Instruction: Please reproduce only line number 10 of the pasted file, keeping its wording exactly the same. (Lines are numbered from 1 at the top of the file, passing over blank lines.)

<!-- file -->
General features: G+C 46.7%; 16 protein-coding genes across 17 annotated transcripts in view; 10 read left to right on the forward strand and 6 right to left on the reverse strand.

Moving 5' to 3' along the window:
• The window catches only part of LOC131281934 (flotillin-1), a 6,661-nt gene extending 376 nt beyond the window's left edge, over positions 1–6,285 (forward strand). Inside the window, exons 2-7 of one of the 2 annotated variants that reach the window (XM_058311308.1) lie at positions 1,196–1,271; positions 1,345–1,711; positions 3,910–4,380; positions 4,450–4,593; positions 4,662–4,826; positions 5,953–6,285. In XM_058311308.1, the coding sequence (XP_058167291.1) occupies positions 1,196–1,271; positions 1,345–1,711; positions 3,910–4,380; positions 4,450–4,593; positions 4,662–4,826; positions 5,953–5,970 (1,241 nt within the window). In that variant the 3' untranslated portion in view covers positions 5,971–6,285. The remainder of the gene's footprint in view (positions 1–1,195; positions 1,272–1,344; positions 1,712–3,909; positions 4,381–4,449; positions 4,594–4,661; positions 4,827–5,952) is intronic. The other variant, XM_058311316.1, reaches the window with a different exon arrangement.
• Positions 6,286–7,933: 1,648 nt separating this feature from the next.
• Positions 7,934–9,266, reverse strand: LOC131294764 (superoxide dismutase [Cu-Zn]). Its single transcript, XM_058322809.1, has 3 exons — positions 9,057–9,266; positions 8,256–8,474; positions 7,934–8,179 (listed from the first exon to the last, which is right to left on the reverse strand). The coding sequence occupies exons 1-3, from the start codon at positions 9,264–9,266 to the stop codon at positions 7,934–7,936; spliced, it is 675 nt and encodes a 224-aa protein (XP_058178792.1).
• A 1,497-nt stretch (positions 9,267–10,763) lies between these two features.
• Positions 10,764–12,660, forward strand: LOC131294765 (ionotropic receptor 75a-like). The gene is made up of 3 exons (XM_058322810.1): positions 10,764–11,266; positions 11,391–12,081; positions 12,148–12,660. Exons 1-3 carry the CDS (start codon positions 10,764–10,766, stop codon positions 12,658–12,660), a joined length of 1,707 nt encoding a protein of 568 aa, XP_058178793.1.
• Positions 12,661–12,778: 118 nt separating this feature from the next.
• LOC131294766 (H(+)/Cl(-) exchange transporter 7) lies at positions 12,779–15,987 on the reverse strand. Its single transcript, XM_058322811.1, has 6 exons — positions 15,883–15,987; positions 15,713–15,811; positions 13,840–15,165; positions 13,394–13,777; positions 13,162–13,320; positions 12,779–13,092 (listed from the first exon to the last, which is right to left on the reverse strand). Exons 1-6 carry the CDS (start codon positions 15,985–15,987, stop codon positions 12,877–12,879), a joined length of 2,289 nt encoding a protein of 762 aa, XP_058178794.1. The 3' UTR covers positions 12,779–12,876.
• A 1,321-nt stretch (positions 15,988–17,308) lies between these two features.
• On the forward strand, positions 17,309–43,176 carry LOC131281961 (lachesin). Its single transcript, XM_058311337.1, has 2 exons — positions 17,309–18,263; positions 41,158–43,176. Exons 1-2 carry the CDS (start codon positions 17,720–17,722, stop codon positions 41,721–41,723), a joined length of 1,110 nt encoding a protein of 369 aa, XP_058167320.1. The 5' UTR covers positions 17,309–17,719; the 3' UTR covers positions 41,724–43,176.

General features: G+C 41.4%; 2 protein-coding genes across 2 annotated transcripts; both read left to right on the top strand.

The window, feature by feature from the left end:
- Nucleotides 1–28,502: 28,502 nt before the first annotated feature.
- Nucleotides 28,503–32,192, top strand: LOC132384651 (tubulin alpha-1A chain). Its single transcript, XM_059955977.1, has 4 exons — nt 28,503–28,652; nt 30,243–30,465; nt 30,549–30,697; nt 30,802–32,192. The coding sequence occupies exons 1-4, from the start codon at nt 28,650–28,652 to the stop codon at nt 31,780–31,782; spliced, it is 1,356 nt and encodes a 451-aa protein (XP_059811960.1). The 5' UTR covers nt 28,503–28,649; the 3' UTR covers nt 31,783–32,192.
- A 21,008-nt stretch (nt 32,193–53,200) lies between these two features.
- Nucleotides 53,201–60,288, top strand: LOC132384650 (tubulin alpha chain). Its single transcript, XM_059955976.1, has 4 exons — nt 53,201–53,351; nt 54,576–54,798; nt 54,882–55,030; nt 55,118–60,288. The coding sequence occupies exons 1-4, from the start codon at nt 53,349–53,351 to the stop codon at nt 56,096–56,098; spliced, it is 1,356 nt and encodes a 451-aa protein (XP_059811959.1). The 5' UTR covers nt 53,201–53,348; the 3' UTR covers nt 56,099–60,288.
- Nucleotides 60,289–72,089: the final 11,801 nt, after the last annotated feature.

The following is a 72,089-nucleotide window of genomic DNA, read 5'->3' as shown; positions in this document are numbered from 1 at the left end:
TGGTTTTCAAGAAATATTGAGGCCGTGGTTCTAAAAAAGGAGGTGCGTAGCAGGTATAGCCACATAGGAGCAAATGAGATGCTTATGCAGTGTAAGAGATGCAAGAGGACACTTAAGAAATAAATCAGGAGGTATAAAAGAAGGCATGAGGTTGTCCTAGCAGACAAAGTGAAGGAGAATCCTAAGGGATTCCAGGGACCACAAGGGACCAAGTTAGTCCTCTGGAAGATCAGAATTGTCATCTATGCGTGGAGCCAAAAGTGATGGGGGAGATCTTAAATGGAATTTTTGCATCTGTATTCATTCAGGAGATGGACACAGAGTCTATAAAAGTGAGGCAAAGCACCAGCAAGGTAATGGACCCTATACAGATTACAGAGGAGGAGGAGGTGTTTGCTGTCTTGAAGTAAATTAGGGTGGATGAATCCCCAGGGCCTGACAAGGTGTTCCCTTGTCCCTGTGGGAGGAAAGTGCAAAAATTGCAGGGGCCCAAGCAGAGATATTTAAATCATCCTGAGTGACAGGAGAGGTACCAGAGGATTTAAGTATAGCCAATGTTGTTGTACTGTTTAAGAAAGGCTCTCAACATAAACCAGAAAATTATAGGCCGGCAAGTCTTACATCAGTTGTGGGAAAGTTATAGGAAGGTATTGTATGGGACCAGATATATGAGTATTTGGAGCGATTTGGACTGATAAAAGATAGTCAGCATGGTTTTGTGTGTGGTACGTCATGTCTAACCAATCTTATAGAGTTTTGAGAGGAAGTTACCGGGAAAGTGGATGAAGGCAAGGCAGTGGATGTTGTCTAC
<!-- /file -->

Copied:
• A 1,321-nt stretch (positions 15,988–17,308) lies between these two features.